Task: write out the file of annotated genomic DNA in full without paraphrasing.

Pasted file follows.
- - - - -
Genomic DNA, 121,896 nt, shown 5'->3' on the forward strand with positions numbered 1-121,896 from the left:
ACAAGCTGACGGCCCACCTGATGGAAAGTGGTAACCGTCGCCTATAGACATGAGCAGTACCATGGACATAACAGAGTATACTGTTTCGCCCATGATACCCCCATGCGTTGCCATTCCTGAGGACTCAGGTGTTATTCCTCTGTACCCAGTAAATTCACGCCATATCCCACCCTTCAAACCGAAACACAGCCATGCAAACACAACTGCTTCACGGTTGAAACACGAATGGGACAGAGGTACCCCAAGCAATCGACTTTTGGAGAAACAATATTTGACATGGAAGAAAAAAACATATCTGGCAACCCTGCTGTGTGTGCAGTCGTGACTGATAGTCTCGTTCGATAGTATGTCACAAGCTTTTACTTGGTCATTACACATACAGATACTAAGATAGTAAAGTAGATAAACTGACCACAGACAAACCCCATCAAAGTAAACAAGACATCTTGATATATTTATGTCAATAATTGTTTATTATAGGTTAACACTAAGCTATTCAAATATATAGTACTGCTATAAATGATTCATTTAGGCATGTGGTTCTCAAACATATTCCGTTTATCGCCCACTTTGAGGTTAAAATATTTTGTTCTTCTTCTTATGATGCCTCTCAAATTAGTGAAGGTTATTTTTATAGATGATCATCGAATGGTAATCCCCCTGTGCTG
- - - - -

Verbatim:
Genomic DNA, 121,896 nt, shown 5'->3' on the forward strand with positions numbered 1-121,896 from the left:
ACAAGCTGACGGCCCACCTGATGGAAAGTGGTAACCGTCGCCTATAGACATGAGCAGTACCATGGACATAACAGAGTATACTGTTTCGCCCATGATACCCCCATGCGTTGCCATTCCTGAGGACTCAGGTGTTATTCCTCTGTACCCAGTAAATTCACGCCATATCCCACCCTTCAAACCGAAACACAGCCATGCAAACACAACTGCTTCACGGTTGAAACACGAATGGGACAGAGGTACCCCAAGCAATCGACTTTTGGAGAAACAATATTTGACATGGAAGAAAAAAACATATCTGGCAACCCTGCTGTGTGTGCAGTCGTGACTGATAGTCTCGTTCGATAGTATGTCACAAGCTTTTACTTGGTCATTACACATACAGATACTAAGATAGTAAAGTAGATAAACTGACCACAGACAAACCCCATCAAAGTAAACAAGACATCTTGATATATTTATGTCAATAATTGTTTATTATAGGTTAACACTAAGCTATTCAAATATATAGTACTGCTATAAATGATTCATTTAGGCATGTGGTTCTCAAACATATTCCGTTTATCGCCCACTTTGAGGTTAAAATATTTTGTTCTTCTTCTTATGATGCCTCTCAAATTAGTGAAGGTTATTTTTATAGATGATCATCGAATGGTAATCCCCCTGTGCTG